Situation Analysis of Alcohol Control Policy in Five African Countries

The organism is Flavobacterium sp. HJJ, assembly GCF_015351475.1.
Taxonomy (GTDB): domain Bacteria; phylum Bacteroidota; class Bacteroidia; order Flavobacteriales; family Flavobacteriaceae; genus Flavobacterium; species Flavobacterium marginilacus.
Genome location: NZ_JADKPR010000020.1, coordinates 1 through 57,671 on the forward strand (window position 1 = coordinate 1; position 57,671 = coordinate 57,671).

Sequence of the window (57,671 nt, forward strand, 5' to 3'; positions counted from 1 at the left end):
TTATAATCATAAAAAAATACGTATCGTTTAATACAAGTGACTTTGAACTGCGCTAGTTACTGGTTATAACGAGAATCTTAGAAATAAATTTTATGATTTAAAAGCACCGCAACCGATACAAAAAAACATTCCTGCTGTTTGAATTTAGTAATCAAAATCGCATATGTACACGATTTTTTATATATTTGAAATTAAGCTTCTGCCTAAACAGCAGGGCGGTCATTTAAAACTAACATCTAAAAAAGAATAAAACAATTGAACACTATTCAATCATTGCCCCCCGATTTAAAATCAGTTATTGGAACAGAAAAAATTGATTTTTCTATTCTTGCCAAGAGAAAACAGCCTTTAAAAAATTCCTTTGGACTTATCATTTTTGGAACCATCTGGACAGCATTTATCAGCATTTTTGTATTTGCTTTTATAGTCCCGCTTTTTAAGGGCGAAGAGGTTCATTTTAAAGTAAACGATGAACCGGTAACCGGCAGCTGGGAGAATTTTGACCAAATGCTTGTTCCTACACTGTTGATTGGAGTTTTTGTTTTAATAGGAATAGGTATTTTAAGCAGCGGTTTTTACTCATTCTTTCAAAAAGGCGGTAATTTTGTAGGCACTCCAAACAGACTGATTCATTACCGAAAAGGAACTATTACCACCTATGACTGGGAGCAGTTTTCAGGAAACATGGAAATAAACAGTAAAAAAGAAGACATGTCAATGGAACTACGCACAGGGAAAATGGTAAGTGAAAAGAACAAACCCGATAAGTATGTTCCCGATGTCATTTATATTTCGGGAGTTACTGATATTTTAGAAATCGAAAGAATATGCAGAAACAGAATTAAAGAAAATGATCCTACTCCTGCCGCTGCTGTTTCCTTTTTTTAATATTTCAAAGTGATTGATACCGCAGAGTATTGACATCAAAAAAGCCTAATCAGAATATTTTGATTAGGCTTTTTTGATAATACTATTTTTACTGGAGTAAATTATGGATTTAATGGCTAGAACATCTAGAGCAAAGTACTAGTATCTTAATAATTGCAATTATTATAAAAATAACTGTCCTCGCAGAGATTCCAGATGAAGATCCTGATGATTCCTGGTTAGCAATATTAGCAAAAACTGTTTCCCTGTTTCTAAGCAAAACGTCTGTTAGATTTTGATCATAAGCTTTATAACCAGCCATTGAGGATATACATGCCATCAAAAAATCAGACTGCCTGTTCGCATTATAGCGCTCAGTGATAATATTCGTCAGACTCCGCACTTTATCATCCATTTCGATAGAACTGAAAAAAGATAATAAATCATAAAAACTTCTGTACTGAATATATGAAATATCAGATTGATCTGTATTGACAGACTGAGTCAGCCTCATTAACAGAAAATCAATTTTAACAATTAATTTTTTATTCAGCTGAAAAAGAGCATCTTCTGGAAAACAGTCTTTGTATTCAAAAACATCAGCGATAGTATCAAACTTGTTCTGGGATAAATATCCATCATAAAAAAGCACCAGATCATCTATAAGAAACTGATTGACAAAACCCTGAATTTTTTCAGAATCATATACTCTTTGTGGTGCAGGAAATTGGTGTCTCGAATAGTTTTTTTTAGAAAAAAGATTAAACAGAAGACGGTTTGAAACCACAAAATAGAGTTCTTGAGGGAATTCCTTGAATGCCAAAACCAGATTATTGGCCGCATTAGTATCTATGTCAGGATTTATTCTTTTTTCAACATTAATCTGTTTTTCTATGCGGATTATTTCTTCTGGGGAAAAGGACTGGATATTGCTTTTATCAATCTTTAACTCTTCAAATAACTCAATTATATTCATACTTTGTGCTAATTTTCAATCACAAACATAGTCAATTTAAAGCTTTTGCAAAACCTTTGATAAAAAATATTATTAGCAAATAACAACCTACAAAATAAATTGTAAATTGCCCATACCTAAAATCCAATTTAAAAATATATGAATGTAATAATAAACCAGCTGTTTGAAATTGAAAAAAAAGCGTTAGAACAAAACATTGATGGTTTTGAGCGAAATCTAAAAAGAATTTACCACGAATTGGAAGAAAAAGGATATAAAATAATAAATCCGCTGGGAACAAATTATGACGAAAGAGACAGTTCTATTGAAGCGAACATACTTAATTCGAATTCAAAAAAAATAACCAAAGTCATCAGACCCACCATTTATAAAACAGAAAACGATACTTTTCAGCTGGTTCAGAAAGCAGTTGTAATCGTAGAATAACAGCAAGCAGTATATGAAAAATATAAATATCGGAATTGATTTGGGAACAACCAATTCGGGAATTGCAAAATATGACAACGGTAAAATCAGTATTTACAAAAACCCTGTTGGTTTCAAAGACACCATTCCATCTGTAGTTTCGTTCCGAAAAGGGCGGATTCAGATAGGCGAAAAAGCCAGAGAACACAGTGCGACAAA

Alcohol use is a major risk factor for premature deaths and disabilities in low and middle-income countries. This research will evaluate alcohol control policy and legislation in five African countries to provide evidence-based research to policymakers, researchers, and lobby groups working to reduce alcohol use. While Africa has relatively high alcohol abstention rates, 25% of Africans drinkers are heavy episodic drinkers-the highest proportion in the world. Alcohol abuse is closely linked to poverty. It is therefore a key area for intervention to support Africa's efforts to achieve its development goals. The socio-economic costs of alcohol misuse are significant. They include the costs to: -governments, such as medical care and policing; -businesses, through absenteeism and low productivity; and, -families, who bear the financial and psychological costs. The role of the alcohol industry in setting policy The alcohol industry's close involvement in developing alcohol policies in several African countries has resulted in industry-friendly policies targeting individual problem drinkers, rather than the availability of alcohol. It is therefore critical to document and evaluate the nature and impact of alcohol promotion, policy, and legislation in Africa. This research will achieve that goal and provide feedback to policymakers. The findings will contribute to preventing and reducing alcohol-related harm in the region. The project team will select five countries for study and identify, in consultation with IDRC, local research teams. The research will involve a multi-country analysis of alcohol policy, legislation, and implementation. The research teams will also conduct stakeholder analyses in the five countries using standardized research tools. This project forms part of the International Alcohol Control Study. It will cover the first part of the study, namely the Alcohol Environment Protocol. The protocol focuses on four areas of alcohol policy and legislation: -availability of alcohol; -taxation and other factors that can influence the price and affordability of alcohol; -drink driving; and, -marketing and promoting alcohol. The University of Cape Town (UCT) will host the umbrella project and will provide training, scientific support, and ethical oversight. It will help synthesize the data across countries and support the writing of an academic journal article on the cross-country analysis. UCT will also administer the country-level research funds.